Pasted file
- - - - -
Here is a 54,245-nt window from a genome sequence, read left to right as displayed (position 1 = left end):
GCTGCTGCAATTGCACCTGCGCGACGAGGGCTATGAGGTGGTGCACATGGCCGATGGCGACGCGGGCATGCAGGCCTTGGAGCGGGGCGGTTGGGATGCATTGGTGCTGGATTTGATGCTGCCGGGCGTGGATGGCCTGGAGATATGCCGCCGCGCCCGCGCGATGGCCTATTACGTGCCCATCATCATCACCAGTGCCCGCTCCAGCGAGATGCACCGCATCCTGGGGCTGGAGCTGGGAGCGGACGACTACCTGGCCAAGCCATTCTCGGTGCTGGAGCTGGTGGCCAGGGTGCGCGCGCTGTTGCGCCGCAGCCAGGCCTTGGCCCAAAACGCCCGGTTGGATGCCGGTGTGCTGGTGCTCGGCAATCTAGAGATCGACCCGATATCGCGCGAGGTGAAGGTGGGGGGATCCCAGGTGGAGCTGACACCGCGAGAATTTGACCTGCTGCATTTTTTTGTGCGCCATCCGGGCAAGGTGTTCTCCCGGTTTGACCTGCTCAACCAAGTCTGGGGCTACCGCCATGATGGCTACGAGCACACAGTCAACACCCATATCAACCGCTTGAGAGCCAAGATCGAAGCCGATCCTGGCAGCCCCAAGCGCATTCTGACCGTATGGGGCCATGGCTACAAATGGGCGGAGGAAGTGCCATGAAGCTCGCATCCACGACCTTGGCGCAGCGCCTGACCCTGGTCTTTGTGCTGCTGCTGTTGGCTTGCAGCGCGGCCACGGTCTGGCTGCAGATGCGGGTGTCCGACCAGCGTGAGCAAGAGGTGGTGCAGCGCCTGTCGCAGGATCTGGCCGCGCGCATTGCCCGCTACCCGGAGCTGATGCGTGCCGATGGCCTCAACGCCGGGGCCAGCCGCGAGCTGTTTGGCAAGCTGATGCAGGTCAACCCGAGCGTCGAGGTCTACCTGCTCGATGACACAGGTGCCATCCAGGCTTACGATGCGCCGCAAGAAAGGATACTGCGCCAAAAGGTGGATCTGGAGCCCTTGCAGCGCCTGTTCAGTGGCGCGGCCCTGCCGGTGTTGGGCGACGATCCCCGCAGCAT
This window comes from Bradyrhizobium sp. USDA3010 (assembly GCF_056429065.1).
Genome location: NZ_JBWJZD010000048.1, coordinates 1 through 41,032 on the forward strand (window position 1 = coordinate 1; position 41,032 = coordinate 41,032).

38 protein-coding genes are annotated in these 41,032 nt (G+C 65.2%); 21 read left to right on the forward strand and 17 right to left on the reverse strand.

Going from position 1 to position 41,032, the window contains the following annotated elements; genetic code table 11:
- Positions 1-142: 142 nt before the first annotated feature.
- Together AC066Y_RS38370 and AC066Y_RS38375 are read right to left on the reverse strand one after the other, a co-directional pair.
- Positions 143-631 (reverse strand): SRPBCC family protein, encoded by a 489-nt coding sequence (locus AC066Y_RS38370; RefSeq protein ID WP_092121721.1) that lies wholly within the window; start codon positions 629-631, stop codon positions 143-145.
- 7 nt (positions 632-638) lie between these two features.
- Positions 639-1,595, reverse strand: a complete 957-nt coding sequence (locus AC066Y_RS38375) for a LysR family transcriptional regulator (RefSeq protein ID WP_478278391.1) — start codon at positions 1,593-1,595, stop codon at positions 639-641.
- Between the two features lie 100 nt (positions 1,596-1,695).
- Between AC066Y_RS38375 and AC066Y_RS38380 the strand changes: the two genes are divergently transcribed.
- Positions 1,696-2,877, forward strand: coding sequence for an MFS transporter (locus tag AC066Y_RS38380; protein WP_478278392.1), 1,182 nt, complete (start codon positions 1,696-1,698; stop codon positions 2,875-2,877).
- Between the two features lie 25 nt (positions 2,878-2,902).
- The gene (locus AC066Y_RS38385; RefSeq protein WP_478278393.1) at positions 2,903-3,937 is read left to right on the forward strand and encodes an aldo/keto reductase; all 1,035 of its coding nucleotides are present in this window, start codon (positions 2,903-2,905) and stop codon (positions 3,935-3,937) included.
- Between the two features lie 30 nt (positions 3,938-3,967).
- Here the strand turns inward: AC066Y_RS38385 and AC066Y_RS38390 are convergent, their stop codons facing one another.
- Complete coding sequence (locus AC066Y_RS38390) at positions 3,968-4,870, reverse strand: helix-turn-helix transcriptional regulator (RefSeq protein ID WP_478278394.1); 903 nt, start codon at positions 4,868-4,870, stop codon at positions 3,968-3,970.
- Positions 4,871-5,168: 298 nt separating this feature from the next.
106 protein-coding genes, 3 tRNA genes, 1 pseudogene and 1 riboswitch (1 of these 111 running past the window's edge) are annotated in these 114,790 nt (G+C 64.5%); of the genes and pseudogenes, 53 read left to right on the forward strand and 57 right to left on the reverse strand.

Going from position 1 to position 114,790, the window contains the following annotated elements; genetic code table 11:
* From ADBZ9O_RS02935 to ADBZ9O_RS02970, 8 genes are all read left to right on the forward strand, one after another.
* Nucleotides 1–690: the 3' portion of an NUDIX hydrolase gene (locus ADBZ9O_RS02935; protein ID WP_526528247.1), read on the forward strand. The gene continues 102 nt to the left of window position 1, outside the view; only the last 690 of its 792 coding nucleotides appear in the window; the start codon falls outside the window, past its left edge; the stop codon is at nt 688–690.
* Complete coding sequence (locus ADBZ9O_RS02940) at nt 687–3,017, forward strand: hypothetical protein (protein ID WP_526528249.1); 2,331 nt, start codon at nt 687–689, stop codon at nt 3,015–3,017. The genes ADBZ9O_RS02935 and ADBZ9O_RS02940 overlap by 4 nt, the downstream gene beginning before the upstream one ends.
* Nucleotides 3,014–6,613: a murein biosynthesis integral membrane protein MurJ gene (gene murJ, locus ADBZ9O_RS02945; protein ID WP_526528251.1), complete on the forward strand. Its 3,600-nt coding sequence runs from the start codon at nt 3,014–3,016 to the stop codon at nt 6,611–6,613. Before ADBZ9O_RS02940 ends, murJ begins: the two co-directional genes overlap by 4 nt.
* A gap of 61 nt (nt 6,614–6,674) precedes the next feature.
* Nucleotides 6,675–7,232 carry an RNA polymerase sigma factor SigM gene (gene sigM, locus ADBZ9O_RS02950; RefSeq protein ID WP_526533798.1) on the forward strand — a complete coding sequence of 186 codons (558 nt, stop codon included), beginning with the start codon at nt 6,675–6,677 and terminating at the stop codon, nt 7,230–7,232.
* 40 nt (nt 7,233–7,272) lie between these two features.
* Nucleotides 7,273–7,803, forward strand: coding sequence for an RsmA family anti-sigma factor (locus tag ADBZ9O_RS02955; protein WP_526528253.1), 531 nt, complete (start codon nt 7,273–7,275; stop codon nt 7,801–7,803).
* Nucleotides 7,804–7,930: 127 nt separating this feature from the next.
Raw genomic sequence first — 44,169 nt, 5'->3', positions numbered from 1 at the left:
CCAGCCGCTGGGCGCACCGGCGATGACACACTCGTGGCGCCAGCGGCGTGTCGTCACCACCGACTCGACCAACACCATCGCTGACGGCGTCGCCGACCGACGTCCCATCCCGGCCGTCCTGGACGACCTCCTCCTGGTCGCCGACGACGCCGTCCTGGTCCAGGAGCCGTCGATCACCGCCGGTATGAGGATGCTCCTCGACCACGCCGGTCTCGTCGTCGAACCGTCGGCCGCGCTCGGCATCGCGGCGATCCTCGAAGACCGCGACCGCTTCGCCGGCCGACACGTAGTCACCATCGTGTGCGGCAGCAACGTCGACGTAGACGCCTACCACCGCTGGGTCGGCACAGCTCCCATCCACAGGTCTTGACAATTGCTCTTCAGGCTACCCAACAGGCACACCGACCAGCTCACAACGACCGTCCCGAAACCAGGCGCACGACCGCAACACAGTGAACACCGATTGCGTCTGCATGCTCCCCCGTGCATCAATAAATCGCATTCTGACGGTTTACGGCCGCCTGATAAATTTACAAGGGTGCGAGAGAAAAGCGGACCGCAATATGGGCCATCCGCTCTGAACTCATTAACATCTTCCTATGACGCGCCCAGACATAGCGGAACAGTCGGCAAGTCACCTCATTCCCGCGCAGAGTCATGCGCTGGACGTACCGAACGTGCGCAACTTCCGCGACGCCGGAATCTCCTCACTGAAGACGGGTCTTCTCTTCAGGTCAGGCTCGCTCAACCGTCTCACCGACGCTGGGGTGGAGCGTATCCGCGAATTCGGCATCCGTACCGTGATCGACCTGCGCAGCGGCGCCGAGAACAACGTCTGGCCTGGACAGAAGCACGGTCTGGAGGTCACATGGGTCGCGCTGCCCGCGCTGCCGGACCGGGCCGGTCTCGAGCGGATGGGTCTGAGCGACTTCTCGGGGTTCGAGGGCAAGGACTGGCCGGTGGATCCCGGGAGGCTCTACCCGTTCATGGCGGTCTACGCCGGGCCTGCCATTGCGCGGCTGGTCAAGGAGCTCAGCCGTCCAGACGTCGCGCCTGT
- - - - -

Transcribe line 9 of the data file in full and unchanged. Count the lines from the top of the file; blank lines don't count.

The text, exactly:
- Positions 143-631 (reverse strand): SRPBCC family protein, encoded by a 489-nt coding sequence (locus AC066Y_RS38370; RefSeq protein ID WP_092121721.1) that lies wholly within the window; start codon positions 629-631, stop codon positions 143-145.